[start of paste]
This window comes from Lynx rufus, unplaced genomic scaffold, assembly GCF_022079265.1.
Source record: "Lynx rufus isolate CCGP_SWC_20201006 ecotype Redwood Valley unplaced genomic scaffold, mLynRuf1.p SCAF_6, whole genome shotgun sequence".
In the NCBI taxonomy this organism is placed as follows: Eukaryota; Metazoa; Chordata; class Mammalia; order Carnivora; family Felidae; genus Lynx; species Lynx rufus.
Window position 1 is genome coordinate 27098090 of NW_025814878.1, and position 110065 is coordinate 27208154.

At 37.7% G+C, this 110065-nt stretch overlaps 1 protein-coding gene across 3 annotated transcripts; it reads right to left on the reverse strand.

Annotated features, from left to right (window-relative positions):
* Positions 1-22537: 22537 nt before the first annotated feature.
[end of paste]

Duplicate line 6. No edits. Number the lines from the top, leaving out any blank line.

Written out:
Annotated features, from left to right (window-relative positions):